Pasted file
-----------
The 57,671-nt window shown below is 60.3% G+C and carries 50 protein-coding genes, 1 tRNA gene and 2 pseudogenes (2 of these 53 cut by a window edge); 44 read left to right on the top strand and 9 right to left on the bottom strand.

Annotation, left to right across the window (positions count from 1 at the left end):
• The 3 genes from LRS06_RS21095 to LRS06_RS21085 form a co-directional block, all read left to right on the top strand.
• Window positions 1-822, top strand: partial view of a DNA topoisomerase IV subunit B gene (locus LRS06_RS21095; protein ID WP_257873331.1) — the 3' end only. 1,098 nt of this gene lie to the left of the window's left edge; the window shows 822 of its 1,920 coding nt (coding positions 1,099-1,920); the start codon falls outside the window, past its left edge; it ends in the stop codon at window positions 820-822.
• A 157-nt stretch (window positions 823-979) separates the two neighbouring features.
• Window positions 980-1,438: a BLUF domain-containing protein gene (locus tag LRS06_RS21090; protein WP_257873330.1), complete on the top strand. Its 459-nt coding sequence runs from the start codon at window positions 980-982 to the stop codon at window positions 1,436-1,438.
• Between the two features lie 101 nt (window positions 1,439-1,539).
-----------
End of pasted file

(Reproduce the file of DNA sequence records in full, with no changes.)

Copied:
The 57,671-nt window shown below is 60.3% G+C and carries 50 protein-coding genes, 1 tRNA gene and 2 pseudogenes (2 of these 53 cut by a window edge); 44 read left to right on the top strand and 9 right to left on the bottom strand.

Annotation, left to right across the window (positions count from 1 at the left end):
• The 3 genes from LRS06_RS21095 to LRS06_RS21085 form a co-directional block, all read left to right on the top strand.
• Window positions 1-822, top strand: partial view of a DNA topoisomerase IV subunit B gene (locus LRS06_RS21095; protein ID WP_257873331.1) — the 3' end only. 1,098 nt of this gene lie to the left of the window's left edge; the window shows 822 of its 1,920 coding nt (coding positions 1,099-1,920); the start codon falls outside the window, past its left edge; it ends in the stop codon at window positions 820-822.
• A 157-nt stretch (window positions 823-979) separates the two neighbouring features.
• Window positions 980-1,438: a BLUF domain-containing protein gene (locus tag LRS06_RS21090; protein WP_257873330.1), complete on the top strand. Its 459-nt coding sequence runs from the start codon at window positions 980-982 to the stop codon at window positions 1,436-1,438.
• Between the two features lie 101 nt (window positions 1,439-1,539).